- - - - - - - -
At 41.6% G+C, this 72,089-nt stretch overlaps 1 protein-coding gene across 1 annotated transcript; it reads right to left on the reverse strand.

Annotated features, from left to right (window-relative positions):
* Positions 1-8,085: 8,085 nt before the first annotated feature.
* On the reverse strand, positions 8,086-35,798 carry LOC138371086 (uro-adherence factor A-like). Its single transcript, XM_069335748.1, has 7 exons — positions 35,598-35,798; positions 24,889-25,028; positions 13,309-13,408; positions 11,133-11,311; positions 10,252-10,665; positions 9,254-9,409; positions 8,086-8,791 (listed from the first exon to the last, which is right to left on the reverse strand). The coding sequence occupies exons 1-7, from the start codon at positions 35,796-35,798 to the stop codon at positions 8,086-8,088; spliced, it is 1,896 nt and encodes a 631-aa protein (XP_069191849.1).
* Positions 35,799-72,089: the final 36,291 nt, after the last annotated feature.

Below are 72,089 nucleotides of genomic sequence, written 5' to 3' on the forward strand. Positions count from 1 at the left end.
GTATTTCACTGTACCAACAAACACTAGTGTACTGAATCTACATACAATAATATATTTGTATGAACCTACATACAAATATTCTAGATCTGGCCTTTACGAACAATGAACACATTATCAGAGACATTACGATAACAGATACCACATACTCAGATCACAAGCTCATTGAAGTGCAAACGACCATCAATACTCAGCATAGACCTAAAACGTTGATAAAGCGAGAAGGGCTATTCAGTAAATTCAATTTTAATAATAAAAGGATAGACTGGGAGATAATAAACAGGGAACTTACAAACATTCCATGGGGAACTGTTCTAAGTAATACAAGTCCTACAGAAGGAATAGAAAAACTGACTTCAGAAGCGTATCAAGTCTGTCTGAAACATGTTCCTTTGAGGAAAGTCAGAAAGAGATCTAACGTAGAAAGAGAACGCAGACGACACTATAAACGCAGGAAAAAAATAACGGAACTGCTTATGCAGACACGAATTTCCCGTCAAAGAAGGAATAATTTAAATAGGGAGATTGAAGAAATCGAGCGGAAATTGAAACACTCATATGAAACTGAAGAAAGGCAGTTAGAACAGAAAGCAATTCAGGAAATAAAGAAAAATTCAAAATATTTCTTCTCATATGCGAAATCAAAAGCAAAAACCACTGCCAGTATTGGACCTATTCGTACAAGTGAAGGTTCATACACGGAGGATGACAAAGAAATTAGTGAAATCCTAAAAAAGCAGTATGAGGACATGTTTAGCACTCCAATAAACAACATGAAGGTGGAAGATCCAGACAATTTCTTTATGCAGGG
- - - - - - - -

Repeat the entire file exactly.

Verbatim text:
At 41.6% G+C, this 72,089-nt stretch overlaps 1 protein-coding gene across 1 annotated transcript; it reads right to left on the reverse strand.

Annotated features, from left to right (window-relative positions):
* Positions 1-8,085: 8,085 nt before the first annotated feature.
* On the reverse strand, positions 8,086-35,798 carry LOC138371086 (uro-adherence factor A-like). Its single transcript, XM_069335748.1, has 7 exons — positions 35,598-35,798; positions 24,889-25,028; positions 13,309-13,408; positions 11,133-11,311; positions 10,252-10,665; positions 9,254-9,409; positions 8,086-8,791 (listed from the first exon to the last, which is right to left on the reverse strand). The coding sequence occupies exons 1-7, from the start codon at positions 35,796-35,798 to the stop codon at positions 8,086-8,088; spliced, it is 1,896 nt and encodes a 631-aa protein (XP_069191849.1).
* Positions 35,799-72,089: the final 36,291 nt, after the last annotated feature.

Below are 72,089 nucleotides of genomic sequence, written 5' to 3' on the forward strand. Positions count from 1 at the left end.
GTATTTCACTGTACCAACAAACACTAGTGTACTGAATCTACATACAATAATATATTTGTATGAACCTACATACAAATATTCTAGATCTGGCCTTTACGAACAATGAACACATTATCAGAGACATTACGATAACAGATACCACATACTCAGATCACAAGCTCATTGAAGTGCAAACGACCATCAATACTCAGCATAGACCTAAAACGTTGATAAAGCGAGAAGGGCTATTCAGTAAATTCAATTTTAATAATAAAAGGATAGACTGGGAGATAATAAACAGGGAACTTACAAACATTCCATGGGGAACTGTTCTAAGTAATACAAGTCCTACAGAAGGAATAGAAAAACTGACTTCAGAAGCGTATCAAGTCTGTCTGAAACATGTTCCTTTGAGGAAAGTCAGAAAGAGATCTAACGTAGAAAGAGAACGCAGACGACACTATAAACGCAGGAAAAAAATAACGGAACTGCTTATGCAGACACGAATTTCCCGTCAAAGAAGGAATAATTTAAATAGGGAGATTGAAGAAATCGAGCGGAAATTGAAACACTCATATGAAACTGAAGAAAGGCAGTTAGAACAGAAAGCAATTCAGGAAATAAAGAAAAATTCAAAATATTTCTTCTCATATGCGAAATCAAAAGCAAAAACCACTGCCAGTATTGGACCTATTCGTACAAGTGAAGGTTCATACACGGAGGATGACAAAGAAATTAGTGAAATCCTAAAAAAGCAGTATGAGGACATGTTTAGCACTCCAATAAACAACATGAAGGTGGAAGATCCAGACAATTTCTTTATGCAGGG